Article: A free press requires an open internet

Censorship, Media

A free press requires an open internet

Press freedom around the world depends on an open, reliable and secure internet.

Internet censorship and repression take many forms. The People’s Republic of China (PRC) regularly censors words, phrases and names published on the internet that it deems to be anti-communist and anti-government. It also limits access to many websites. Government-enforced internet shutdowns and network restrictions also inhibit freedom of expression, including for members of the press. In Venezuela, the government uses electricity and internet blackouts to inhibit access to information and control potential political unrest.

“Over the past 10 years, the entire spectrum of human rights are now enabled, facilitated, and accessed through the internet,” Access Now says. “We are prepared to address new technologies as they emerge, and to bring the implications for human rights to the fore.”

Article: Free speech friendly video sharing platforms

Access, Censorship, Media, Open Source

Free speech friendly video sharing platformsFree speech friendly video sharing platforms

Use a provider that’s not controlled by a Big Tech giant and that supports free expression.

As YouTube continues to censor, these alternatives are rising up to empower viewers and creators. Use them. Tell friends and family about them. Tell creators to use them.

  • Odysee
  • BitChute
  • Rumble
  • GabTV
  • Brighteon
  • BitTube
  • DTube
  • 3Speak
  • Theta Network
  • PeerTube
  • AltCensored

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Article: Brave reveals why it is disabling Google’s FLoC in the browser

Censorship, Software

Brave reveals why it is disabling Google’s FLoC in the browser

Brave focuses on three aspects of FLoC that it believes make the Web head in the wrong direction:

  • Sites are informed about browsing habits, even if users never visited them — this is a very strong argument, considering that sites did not know anything about a user if that user never visited the site; this is especially true for users who disable third-party cookies in their browsers, and use other protective means. For the average user, FLoC will still reveal more about their interests than before.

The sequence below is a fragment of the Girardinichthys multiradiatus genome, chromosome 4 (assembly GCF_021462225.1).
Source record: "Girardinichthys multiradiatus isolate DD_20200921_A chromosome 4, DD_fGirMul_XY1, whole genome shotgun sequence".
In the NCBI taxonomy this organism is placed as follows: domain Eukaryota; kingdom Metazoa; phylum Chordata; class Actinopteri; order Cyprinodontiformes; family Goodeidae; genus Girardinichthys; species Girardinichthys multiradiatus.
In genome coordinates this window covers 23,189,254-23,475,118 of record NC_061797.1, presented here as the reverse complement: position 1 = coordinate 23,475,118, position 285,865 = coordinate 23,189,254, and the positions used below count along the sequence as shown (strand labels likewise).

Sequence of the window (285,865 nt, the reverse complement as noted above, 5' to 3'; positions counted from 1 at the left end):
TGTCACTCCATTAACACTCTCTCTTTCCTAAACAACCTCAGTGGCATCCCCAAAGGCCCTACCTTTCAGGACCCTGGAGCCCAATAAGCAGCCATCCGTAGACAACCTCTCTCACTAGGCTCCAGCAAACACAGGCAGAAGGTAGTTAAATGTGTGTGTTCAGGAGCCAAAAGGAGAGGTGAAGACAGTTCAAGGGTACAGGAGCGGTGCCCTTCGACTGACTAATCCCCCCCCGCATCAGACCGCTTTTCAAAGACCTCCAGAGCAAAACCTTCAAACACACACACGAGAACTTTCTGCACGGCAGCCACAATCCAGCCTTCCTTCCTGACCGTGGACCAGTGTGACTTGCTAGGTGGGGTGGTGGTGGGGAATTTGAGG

• FLoC adds a strong identifier for fingerprinting — FLoC’s cohorts are made up of thousands of users, but that is a tiny group when it comes to fingerprinting. Coupled with other fingerprinting techniques, it could pave the way for improving fingerprinting accuracy.
  • Google should not be the one determining what is sensitive and what is not — Google wants to exclude sensitive categories, such as race, religion, sexual orientation, and others from being used by FLoC, to avoid creating cohorts made up of these groups. To exclude these, Google somehow needs to know about these, as it would not be able to make the determination otherwise.

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Article: The battle between Big Tech and the free press

Access, Censorship, Media

The battle between Big Tech and the free press

Worldwide, the free press is waging a battle for survival against Facebook and Google. Besides being gushing firehoses of Covid disinformation and QAnon conspiracies, Google and Facebook have been dangerously undermining the financial stability of media outlets all over the world.

Note that Google and Facebook could tweak their design and algorithms to purposefully drive users to the original news sources’ websites. But they don’t. They prefer to repackage and monetise product from the original producer without paying for it. In other industries, that’s called theft.

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Article: Study: Facebook delivers biased job ads, skewed by gender

Censorship, Media

Study: Facebook delivers biased job ads, skewed by gender

Facebook is showing different job ads to women and men in a way that might run afoul of anti-discrimination laws, according to a new study.

University of Southern California researchers who examined the ad-delivery algorithms of Facebook and LinkedIn found that Facebook’s were skewed by gender beyond what can be legally justified by differences in job qualifications.